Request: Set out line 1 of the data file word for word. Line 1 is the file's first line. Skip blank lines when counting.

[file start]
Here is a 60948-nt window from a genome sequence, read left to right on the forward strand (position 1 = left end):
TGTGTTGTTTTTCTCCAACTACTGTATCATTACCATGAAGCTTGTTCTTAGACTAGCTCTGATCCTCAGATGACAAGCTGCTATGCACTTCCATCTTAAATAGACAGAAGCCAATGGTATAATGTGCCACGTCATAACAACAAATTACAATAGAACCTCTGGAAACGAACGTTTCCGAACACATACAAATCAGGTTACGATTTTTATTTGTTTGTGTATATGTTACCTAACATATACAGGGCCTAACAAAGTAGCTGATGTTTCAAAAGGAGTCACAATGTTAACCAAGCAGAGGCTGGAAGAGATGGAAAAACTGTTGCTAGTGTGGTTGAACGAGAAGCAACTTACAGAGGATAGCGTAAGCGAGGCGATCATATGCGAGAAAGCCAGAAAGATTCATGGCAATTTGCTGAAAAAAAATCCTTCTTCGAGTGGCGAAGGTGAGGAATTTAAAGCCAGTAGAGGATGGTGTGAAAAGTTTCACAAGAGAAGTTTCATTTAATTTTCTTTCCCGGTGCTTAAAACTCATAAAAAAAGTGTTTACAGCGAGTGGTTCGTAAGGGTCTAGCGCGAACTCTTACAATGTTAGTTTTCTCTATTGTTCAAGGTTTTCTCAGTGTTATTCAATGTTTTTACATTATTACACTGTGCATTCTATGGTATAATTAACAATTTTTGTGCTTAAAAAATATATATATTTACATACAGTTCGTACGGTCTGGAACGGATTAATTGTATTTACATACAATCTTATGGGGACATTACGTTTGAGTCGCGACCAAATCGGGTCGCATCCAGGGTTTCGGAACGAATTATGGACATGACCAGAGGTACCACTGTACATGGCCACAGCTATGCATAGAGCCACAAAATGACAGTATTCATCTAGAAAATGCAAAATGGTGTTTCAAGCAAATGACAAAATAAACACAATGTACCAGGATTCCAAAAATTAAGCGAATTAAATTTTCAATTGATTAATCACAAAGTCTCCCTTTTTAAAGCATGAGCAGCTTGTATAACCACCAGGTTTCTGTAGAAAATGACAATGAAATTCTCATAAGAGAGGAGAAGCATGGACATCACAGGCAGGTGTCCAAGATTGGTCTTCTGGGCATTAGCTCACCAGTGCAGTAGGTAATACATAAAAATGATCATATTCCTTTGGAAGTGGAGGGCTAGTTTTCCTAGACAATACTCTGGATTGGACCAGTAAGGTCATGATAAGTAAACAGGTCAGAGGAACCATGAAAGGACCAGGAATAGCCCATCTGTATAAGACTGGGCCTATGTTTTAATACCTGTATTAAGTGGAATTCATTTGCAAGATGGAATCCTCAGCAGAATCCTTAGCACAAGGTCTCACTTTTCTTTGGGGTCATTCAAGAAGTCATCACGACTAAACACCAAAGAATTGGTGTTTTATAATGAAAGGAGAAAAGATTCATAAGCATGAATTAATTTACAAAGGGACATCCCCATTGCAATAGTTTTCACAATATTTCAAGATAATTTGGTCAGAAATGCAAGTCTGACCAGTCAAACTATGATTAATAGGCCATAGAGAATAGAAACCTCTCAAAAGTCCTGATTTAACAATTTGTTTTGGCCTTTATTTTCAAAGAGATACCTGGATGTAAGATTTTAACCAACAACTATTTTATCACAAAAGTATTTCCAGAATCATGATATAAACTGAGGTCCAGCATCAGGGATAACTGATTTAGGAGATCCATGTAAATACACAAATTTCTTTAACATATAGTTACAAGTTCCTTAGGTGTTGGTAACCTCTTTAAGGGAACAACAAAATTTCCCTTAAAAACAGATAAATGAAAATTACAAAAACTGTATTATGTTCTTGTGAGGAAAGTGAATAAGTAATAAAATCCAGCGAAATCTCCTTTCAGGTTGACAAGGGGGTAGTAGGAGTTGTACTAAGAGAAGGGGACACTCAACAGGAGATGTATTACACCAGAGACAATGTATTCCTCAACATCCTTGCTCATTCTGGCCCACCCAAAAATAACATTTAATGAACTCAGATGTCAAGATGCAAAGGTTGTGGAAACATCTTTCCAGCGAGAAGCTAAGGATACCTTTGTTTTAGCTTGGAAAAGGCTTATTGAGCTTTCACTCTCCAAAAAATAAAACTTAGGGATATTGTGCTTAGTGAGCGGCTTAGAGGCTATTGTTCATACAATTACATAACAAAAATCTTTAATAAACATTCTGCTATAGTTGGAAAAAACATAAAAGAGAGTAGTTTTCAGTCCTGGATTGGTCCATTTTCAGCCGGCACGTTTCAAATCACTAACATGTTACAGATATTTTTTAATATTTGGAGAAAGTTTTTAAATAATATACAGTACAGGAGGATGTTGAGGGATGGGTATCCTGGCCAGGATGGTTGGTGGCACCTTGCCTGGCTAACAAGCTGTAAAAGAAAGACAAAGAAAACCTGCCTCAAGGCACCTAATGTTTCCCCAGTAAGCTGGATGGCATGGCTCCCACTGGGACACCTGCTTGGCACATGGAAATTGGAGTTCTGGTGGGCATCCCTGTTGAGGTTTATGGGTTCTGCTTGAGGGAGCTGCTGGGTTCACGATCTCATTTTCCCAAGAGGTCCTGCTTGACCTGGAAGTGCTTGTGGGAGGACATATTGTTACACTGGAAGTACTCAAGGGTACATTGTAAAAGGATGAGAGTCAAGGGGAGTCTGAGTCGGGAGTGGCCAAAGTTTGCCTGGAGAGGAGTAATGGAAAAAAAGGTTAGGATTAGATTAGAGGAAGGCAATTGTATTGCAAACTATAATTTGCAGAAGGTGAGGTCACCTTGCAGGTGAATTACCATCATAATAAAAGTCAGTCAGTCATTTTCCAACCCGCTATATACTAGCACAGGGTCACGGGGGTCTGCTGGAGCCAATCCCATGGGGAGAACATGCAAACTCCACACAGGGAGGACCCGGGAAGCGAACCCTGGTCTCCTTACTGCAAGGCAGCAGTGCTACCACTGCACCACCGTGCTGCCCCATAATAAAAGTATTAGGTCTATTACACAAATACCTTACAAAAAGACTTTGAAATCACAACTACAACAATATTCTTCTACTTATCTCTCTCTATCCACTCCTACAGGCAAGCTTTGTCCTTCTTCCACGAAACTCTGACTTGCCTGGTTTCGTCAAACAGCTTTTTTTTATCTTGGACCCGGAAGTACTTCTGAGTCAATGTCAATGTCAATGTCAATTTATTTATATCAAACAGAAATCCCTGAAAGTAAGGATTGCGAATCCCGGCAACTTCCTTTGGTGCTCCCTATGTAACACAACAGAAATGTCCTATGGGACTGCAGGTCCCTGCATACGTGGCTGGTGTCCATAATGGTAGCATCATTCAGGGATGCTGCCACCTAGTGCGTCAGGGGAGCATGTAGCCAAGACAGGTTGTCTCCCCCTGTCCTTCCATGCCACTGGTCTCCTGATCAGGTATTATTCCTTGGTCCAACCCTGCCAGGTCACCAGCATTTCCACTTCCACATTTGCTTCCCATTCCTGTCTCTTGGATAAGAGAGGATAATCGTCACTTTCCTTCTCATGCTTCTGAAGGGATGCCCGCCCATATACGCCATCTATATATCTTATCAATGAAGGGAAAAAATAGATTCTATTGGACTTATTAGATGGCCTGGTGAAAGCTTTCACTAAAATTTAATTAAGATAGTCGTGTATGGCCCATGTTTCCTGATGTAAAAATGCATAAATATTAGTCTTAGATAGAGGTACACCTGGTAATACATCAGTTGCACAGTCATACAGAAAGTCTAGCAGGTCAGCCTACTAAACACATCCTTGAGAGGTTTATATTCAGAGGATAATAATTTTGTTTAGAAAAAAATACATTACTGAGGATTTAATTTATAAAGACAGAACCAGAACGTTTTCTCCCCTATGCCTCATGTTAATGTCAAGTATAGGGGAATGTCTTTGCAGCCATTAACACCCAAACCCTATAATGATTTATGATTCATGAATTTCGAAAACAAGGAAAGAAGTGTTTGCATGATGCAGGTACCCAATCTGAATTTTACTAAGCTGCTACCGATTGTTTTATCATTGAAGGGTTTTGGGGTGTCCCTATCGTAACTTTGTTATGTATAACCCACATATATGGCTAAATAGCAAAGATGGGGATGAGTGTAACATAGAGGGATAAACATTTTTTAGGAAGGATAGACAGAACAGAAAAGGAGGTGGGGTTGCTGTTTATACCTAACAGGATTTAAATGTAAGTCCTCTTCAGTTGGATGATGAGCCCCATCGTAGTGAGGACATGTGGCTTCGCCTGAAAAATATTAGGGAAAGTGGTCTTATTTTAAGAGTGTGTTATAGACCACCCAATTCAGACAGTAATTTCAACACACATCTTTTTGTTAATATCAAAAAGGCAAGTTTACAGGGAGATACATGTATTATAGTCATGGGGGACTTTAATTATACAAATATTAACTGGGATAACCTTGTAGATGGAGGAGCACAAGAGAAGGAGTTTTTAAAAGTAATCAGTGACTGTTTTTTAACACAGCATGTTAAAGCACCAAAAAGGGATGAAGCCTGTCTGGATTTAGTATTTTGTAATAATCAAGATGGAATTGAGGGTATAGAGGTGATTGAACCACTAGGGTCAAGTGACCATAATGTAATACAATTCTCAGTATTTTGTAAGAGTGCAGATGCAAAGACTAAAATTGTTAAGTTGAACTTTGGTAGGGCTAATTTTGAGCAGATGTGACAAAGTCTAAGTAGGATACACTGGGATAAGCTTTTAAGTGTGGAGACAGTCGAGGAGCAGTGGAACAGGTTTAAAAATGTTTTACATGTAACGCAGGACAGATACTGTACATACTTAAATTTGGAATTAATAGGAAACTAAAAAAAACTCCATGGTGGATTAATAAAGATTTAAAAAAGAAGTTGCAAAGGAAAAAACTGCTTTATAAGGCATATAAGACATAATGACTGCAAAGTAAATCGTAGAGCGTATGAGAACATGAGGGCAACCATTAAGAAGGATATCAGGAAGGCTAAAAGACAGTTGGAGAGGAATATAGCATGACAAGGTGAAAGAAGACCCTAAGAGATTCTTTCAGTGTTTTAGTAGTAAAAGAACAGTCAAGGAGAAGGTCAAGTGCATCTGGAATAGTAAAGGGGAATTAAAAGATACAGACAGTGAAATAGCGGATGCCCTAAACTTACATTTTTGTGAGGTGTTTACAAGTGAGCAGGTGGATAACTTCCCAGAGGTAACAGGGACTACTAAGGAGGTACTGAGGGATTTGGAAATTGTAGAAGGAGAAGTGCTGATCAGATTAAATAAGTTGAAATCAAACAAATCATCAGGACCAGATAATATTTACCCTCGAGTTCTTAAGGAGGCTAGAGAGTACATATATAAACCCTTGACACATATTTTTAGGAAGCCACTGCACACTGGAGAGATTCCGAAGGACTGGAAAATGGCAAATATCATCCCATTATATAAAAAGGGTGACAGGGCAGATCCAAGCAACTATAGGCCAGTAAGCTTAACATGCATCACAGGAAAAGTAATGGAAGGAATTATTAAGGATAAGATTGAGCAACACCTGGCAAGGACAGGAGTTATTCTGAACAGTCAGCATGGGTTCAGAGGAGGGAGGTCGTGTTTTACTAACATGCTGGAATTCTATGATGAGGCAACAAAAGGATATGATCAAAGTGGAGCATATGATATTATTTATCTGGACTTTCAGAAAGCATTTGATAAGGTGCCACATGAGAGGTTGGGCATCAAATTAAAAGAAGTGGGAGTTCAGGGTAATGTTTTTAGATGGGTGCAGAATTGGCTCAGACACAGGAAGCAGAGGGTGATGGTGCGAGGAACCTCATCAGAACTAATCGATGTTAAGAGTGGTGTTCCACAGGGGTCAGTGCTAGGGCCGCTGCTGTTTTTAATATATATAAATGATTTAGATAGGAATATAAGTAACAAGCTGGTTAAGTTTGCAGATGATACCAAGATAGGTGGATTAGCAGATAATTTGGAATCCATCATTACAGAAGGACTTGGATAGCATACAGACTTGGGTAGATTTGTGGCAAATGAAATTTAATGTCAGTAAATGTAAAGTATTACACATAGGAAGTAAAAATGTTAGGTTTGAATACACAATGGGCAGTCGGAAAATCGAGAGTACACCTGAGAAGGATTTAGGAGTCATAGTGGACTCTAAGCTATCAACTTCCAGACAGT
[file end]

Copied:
Here is a 60948-nt window from a genome sequence, read left to right on the forward strand (position 1 = left end):